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Were children guillotined during the French Revolution?
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I have seen at least two sources that have said that children were guillotined during the French Revolution.
Thomas Carlyle wrote a history in the 1830s that was entitled The French Revolution: A History. He says at least twice in that book that children were executed by the guillotine. However, this was a different era in historical writing and he gives no numbers (if, indeed, any could possibly have been available). He says of a Representative Lebon from Arras:
Mothers, they say, by his order, have to stand by while the Guillotine devours their children...
At the beginning of Chapter 3.5.III he says
Little children are guillotined, and aged men.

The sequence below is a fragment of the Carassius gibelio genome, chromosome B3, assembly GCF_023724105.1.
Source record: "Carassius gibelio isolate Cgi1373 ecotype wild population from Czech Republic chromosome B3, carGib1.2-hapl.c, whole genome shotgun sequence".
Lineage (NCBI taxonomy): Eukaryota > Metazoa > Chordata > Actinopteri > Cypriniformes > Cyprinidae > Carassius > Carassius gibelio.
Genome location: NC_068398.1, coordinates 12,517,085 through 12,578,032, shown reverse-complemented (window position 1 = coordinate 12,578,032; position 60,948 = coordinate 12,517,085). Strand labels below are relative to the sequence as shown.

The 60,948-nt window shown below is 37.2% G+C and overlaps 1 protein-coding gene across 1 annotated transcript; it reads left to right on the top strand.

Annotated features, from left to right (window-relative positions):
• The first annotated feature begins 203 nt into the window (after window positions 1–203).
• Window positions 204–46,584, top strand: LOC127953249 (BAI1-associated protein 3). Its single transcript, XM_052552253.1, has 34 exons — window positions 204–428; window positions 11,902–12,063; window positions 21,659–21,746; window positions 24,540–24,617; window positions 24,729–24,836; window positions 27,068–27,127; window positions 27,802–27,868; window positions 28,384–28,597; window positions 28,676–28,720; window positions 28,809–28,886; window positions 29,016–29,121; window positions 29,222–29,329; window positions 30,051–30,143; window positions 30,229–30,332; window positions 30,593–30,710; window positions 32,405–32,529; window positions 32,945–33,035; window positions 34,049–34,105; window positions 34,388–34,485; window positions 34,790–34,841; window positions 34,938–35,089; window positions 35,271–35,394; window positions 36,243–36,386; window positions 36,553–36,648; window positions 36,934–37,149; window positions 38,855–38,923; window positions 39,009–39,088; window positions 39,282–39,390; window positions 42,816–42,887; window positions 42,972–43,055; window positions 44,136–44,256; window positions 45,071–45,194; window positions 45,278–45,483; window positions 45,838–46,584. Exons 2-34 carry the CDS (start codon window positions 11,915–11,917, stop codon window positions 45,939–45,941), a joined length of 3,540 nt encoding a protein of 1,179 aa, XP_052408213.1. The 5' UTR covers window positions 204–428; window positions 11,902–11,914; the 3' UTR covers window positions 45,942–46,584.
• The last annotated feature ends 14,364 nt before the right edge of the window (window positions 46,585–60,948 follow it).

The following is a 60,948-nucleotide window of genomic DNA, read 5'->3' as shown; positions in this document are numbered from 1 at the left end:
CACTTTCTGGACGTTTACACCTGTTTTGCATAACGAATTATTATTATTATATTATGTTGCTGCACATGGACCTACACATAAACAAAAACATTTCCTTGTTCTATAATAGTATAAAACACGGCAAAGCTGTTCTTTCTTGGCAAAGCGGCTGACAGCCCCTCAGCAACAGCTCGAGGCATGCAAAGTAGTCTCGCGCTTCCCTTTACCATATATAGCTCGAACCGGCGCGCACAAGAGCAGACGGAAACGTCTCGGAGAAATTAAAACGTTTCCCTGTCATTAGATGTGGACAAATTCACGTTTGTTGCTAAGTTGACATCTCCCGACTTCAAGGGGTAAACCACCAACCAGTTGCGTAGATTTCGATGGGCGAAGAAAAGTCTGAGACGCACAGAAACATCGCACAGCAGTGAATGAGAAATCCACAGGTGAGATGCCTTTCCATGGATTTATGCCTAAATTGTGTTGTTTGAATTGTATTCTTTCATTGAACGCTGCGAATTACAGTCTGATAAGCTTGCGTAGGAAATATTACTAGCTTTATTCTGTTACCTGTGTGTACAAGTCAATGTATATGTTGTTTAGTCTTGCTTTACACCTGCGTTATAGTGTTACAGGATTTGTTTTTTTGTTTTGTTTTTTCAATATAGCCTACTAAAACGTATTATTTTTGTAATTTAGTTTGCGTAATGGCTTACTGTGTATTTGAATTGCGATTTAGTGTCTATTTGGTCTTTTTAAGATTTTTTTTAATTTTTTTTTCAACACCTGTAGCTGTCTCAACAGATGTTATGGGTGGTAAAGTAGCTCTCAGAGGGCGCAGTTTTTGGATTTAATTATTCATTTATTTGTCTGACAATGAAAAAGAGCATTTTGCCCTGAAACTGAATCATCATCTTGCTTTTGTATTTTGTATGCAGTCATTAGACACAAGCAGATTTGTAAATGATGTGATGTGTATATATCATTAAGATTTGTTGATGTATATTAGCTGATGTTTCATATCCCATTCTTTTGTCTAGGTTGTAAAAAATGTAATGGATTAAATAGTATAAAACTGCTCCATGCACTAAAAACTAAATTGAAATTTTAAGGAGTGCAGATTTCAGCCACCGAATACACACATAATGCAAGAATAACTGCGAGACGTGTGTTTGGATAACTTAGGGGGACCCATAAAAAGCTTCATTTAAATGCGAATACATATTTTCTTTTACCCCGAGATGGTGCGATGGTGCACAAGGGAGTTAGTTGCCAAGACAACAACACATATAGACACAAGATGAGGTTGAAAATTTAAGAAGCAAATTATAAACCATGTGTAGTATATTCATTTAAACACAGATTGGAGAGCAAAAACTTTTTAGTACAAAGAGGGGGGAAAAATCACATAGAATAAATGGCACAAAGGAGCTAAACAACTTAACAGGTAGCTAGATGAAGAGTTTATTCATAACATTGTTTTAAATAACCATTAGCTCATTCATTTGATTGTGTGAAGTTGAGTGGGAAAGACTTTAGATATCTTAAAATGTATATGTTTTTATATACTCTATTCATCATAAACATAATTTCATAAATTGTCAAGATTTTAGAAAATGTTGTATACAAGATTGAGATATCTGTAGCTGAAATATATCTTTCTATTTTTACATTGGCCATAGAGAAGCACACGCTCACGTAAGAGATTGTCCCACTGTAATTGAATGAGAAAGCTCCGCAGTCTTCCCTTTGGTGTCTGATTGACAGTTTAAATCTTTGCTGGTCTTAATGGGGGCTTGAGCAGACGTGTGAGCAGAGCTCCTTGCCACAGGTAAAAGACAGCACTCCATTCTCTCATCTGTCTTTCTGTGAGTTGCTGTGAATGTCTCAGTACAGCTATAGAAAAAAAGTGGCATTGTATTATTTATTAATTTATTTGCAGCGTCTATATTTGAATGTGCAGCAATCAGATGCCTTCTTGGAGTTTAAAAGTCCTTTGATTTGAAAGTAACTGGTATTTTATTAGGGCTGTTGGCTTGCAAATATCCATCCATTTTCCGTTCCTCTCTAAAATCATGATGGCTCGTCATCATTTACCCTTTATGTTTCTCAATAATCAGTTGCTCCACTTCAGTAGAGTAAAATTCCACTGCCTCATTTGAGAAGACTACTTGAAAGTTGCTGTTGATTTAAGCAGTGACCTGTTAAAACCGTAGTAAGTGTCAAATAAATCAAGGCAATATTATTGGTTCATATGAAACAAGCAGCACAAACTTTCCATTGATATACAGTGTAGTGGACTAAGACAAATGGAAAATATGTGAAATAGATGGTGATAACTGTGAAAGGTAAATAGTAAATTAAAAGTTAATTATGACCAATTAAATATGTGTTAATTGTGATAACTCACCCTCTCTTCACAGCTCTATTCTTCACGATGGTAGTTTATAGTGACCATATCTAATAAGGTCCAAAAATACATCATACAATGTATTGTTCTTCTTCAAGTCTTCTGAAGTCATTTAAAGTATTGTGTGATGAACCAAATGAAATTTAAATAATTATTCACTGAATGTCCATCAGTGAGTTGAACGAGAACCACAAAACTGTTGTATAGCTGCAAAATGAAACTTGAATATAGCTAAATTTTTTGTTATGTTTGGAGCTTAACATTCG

Carlyle's book is well respected, and he does cite sources for these claims. However, there are no numbers given.
A source that does cite numbers is Barbara Levy's Legacy of Death. I do not have the book with me any more, but I have in notes that I have used for teaching that she says more than 20 people under 18 were guillotined in Paris during the Revolution. Would these be considered children? It is not clear because I do not think she gave ages.
So, it would appear from sources that some children were guillotined. But it is not clear how many or of what ages.
Posted by pohnpei397 on February 17, 2012 at 11:23 PM (Answer #1)
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